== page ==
This video contains a plea, “If you do not know how to repair rotted members, please do not try. You only make matters worse.”
And whoever had his/her hands on this boat clearly lacked the knowledge, but did not allow that fact to stand in the way of what must be the most abysmal work we have seen, and now must undo to date.
The aft half of the part spray rail must have begun rotting. In fact , as is clear in the clip, the rot had progressed well beyond “just starting.” The below-waterline transom plank was in even more severe dire straits. Band aids do not a proper repair make.
Indeed, what was done to the spray rail only succeeded in trapping water and propelling the rot, as you can see by viewing the aft-most foot or so. A proper repair, releasing the rail and replacing the rotted aft section using a scarf joint, must have been well beyond this person. Better to glop the goo into place and hope for the best.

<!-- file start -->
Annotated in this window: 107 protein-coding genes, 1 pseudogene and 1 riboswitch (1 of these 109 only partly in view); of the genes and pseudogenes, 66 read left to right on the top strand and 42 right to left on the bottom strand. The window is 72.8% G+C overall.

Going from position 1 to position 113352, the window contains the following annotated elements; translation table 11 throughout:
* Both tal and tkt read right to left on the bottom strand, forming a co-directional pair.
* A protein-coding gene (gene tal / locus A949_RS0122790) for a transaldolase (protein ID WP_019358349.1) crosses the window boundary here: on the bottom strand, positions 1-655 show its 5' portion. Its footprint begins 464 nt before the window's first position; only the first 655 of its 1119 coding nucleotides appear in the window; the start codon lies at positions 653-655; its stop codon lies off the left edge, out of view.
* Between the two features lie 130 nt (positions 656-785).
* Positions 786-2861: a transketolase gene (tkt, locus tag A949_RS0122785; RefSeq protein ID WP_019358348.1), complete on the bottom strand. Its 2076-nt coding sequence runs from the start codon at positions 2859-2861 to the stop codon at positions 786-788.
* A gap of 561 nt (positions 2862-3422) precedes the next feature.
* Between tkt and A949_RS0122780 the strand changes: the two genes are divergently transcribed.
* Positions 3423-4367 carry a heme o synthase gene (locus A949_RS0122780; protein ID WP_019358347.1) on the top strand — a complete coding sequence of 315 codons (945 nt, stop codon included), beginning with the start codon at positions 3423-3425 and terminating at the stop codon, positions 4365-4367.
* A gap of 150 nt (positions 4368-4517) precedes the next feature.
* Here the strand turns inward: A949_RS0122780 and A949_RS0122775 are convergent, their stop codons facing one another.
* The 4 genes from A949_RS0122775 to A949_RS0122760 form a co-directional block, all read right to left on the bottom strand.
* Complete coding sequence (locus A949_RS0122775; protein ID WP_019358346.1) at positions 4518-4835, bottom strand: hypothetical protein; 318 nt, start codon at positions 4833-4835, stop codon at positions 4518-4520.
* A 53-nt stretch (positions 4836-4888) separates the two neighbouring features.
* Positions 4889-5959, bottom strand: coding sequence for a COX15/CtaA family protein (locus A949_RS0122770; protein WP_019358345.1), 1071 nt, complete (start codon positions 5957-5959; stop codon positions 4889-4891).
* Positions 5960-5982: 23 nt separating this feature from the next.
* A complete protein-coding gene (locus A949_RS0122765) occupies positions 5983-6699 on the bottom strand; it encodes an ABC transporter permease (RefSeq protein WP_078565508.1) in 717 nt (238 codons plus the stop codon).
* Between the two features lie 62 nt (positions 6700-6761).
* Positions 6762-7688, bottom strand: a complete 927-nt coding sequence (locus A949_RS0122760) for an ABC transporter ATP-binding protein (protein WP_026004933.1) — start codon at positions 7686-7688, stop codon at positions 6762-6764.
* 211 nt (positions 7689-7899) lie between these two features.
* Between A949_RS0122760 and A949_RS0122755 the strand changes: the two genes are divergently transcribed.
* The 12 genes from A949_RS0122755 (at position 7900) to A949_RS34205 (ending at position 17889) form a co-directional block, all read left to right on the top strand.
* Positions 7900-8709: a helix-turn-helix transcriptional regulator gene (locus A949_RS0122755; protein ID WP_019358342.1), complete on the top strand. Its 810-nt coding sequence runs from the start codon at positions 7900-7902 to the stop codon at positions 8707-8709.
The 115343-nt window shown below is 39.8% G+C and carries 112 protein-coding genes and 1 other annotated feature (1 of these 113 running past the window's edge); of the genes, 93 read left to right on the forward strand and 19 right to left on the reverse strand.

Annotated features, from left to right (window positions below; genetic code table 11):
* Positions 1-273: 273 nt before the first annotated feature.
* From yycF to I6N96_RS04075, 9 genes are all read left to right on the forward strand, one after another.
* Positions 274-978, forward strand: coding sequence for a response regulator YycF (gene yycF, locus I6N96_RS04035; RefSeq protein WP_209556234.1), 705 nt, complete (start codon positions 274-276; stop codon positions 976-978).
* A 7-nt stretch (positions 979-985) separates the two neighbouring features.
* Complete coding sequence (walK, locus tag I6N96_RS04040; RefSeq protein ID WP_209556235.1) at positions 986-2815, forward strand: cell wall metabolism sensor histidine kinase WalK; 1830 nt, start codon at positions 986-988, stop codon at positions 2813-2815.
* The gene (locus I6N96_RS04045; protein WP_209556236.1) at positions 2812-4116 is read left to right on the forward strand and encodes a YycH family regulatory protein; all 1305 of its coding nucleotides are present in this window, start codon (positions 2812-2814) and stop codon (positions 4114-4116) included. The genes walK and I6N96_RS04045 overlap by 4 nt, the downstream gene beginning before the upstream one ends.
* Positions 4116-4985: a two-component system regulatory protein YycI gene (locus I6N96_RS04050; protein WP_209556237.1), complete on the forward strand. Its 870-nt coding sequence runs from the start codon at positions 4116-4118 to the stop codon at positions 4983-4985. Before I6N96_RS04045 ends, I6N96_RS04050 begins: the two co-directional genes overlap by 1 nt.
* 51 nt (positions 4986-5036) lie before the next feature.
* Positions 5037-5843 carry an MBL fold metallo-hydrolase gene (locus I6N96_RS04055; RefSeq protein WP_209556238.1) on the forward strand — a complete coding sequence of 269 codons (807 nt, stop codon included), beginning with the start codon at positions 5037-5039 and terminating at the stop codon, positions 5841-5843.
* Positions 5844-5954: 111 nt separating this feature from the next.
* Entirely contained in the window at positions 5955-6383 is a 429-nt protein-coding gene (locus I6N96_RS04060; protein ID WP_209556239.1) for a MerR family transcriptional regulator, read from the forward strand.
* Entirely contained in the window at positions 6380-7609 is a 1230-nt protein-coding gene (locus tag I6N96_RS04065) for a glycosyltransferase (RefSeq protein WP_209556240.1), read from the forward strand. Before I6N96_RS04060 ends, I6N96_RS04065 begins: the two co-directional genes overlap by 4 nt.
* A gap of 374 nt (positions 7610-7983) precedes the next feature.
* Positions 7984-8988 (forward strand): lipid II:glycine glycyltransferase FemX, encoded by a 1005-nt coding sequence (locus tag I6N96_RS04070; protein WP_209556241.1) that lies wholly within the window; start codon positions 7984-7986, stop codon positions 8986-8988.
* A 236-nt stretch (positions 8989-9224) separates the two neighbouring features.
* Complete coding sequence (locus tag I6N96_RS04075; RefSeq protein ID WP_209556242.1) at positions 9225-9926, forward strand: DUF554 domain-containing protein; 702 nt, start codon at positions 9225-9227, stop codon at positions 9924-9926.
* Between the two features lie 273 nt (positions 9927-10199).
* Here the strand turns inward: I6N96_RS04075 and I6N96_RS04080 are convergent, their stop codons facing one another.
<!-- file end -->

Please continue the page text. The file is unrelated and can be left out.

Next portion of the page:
We must carefully release the rail, if only to see what trapped water has done to the planking behind it, and then fabricate a new section that will be scarfed to the forward portion.
But the transom work is truly special. All the filler that is visible along the entire lower edge of the bottom plank made me wonder is any of it had survived. When my scraper blade unearthed a brass strip nailed across the entire bottom of the transom and riding on the bottom planking, I knew. No wood had survived so the wood putty was inserted into the void across the entire bottom edge of the transom.
Then there is the rest of this plank, a good 70% of it being completely gone and replaced with more putty.
What is our plan forward? I just do not know until we have flipped the boat to reveal the bottom planking. As you can see at one point in the clip, I have already revealed more wood putty just ahead of the transom where the first bottom plank and it meet.
I fear that my adventures with wood putty have just begun.